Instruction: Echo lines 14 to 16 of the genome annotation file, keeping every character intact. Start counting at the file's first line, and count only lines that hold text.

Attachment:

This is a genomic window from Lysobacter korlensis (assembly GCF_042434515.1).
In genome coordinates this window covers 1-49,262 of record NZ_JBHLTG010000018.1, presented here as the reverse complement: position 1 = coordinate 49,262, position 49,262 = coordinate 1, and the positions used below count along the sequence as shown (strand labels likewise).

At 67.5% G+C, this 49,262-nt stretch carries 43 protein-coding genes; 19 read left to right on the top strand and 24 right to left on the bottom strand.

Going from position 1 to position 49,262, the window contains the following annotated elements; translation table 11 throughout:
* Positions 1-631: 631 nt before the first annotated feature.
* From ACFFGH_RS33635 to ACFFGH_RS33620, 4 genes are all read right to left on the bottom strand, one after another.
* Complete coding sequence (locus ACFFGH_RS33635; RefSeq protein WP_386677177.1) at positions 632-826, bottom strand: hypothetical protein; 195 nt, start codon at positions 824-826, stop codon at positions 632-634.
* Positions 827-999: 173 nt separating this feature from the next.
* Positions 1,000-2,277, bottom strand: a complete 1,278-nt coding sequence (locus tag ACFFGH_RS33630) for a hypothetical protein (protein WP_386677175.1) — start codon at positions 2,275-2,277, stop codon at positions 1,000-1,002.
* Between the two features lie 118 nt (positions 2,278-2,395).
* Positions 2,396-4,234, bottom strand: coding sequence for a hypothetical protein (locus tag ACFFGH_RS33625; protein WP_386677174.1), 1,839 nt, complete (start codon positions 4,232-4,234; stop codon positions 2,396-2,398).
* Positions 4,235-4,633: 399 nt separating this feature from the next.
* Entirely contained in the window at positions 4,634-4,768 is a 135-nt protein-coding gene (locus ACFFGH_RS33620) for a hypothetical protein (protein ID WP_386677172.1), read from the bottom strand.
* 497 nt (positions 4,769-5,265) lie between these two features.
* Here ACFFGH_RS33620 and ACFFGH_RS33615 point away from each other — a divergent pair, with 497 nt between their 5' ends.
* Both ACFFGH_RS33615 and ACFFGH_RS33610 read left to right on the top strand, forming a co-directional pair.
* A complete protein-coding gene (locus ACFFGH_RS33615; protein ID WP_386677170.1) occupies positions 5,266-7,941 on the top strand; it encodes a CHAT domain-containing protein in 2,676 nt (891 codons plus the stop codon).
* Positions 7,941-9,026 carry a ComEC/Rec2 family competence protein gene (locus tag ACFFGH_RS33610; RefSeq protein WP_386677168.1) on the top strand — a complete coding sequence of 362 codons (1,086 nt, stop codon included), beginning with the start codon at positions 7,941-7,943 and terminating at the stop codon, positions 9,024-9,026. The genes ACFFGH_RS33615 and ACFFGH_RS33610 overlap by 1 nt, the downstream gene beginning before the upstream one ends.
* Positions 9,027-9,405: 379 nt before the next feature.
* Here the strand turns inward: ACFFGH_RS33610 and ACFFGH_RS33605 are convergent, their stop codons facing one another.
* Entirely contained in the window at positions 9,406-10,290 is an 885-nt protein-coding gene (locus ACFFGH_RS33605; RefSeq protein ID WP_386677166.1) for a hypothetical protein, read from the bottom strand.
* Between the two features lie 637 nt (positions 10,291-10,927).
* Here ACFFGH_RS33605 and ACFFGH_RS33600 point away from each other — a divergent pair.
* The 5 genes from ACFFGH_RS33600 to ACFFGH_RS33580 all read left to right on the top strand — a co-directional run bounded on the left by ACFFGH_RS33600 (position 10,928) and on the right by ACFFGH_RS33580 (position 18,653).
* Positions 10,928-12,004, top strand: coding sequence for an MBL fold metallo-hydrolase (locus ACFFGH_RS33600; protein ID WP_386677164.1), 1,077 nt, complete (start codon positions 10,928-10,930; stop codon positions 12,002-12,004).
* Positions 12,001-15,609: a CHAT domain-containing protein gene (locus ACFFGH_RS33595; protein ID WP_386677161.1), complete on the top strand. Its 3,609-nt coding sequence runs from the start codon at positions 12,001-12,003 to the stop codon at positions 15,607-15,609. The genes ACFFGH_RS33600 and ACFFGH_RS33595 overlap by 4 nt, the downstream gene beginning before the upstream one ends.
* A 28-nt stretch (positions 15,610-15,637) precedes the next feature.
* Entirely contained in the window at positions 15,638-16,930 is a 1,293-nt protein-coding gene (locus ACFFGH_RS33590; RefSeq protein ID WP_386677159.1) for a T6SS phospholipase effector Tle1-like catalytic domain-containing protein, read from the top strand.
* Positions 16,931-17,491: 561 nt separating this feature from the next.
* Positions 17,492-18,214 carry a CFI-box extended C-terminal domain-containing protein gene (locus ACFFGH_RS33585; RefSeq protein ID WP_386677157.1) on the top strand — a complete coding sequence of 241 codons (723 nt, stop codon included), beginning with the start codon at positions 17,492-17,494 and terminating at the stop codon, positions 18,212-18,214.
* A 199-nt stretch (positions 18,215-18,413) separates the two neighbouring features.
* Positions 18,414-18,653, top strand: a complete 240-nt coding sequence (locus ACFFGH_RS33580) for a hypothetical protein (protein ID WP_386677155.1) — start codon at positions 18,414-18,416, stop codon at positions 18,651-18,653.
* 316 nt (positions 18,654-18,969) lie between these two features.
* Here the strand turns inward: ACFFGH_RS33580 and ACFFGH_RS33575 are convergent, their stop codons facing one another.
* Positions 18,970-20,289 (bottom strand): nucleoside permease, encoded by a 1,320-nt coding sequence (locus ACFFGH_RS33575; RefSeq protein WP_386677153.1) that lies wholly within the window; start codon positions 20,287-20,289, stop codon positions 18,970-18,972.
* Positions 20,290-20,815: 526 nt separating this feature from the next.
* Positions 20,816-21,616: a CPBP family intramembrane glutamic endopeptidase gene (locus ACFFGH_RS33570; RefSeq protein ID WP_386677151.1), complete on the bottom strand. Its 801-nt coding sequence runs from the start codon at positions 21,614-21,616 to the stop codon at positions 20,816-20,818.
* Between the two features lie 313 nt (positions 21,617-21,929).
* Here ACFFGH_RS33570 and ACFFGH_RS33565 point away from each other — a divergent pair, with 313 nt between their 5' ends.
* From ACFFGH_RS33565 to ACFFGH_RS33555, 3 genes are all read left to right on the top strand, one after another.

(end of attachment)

* 497 nt (positions 4,769-5,265) lie between these two features.
* Here ACFFGH_RS33620 and ACFFGH_RS33615 point away from each other — a divergent pair, with 497 nt between their 5' ends.
* Both ACFFGH_RS33615 and ACFFGH_RS33610 read left to right on the top strand, forming a co-directional pair.